Hawaiian Gardens Dodges Guarantee, Raises Players’ Ire
The history of live and online poker rooms not honoring published tournament guarantees is just about as old as, well, poker tournaments. Add Los Angeles’s Hawaiian Gardens card room to the list of rooms that have failed to make good on pre-event promises.
According to local reports, Event #2 of the ongoing Gardens Poker Classic, $1 Million Guaranteed No-Limit Hold’em, was scheduled to kick off with a week’s worth of “Day 1” flights, beginning last Saturday, September 16th, and running all the way through yesterday, Friday the 22nd.
That was the original plan. However, according to reports and numerous postings on social media, the turnout for the early Day 1 flights was significantly below expectations. (Why this type of event is prone to such an occurrence will have to be a topic for a separate post.) The Gardens, perhaps panicking at the thought of a several-hundred-thousand-dollar overlay, did what any shady poker operator might do — figure out a way to unshorten those numbers.
In Hawaiian Gardens’ case, they opted for one of the worst blunders possible: The Gardens simply added two more days of “Day 1” flights, then rescheduled the event’s official Day 2 and Day 3 (the latter being the final day) from Saturday/Sunday to Monday/Tuesday. The Gardens also canceled two other Event #3 – Six Handed NLH Mega Deepstack, and Event #4 – NLH Bounty.
“Release the hounds!” shouted the players, with just cause. As cheesy attempts to minimize overlays go, this one’s near the top. As a $565 buy-in tourney, this one was somewhat designed to cater to weekend warriors. One can safely wager that dozens of players who qualified in earlier flights — and who then saw their Day 2 session moved from Saturday to Monday — probably wound up with scheduling conflicts, work or otherwise.
The official online page for the Gardens Poker Classic contains disclaiming legalize as follows: “Casino reserves the right to change or cancel all promotions at any time.”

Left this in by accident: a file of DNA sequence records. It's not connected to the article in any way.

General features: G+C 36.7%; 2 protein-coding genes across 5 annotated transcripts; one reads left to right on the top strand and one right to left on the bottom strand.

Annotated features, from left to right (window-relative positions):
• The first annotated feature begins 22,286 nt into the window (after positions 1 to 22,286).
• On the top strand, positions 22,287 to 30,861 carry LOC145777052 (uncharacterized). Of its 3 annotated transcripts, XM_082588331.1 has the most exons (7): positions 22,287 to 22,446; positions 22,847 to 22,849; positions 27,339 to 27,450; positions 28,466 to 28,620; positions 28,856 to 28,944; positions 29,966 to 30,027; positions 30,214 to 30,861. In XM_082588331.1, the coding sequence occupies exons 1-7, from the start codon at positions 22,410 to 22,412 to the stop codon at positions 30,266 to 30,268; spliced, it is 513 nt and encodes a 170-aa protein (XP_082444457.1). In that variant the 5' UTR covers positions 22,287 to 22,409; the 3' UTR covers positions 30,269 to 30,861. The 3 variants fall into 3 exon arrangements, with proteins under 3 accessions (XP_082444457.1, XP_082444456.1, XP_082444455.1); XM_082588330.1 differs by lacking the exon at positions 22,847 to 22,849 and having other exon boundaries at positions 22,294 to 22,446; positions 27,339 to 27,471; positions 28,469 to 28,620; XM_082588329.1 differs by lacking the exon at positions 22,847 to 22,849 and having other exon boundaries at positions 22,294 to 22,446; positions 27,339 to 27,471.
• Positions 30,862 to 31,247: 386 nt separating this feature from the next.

Yeah, that’s a chuckler. Just because some corporate lawyer thought it might good to slap that onto promotional material doesn’t actually mean it’s a binding disclaimer. This farce of a schedule change may well cost Hawaiian Gardens far more in legal settlements (and associated expenses) than it would have cost to just swallow the overlay. Besides the lost opportunity, the expected va
Then there’s the whole matter of seeing your poker-room reputation suffer the equivalent of hara-kiri. This will cause untold damage to the Gardens’ reputation, and it’s going to be a long, long time before players trust the room to run a major tourney or series the right way. Allen “Chainsaw” Kessler called it “scummy and unethical,” and yeah, this one he’s got pegged right.
Todd Witteles over at Poker Fraud Alert double-dipped on it, both opening up a discussion thread at PFA and also scheduling it for his next podcast… though admittedly, this one’s low-hanging fruit.
Even Matt Glantz had something to say, posting on Twitter about his disappointment. And besides being a powerful and well-regarded player, Glantz is part of the Poker Night in America team, which had sponsorship in place for this Hawaiian Gardens series. As Glantz posted:
The Gardens Casino decision to add flights to the $1m GTD event is very disappointing to me personally. I am confident I hav done all I can in private talks with Garden management.
It is important to note, Poker Night in America is a production company that has NO input whatsoever on management decisions at the Gardens Casino.
Poker Night in America is a good brand that continues to broaden the reach of poker. But in the end, PNIA is a production company and does not make any decisions with regards to running poker rooms.
Ouch. Representatives of corporate partners often go to extreme measures to avoid saying negative things, which just shows — as Glantz well knows — how badly Hawaiian Gardens crossed an ethical line in this one.
Then again, maybe they’re trying to get out of the poker biz; this would be a giant running leap if that’s the ulterior plan. One need look no further than the Partouch Poker Tour collapse a few years back, when that tour tried to not honor a major guarantee. They ended up paying the guarantee (to avoid larger legal trouble), then went out of business soon thereafter.
Not honoring published guarantees is high on the list of dishonorable poker achievements. Lets see how quickly Hawaiian Gardens learns this lesson.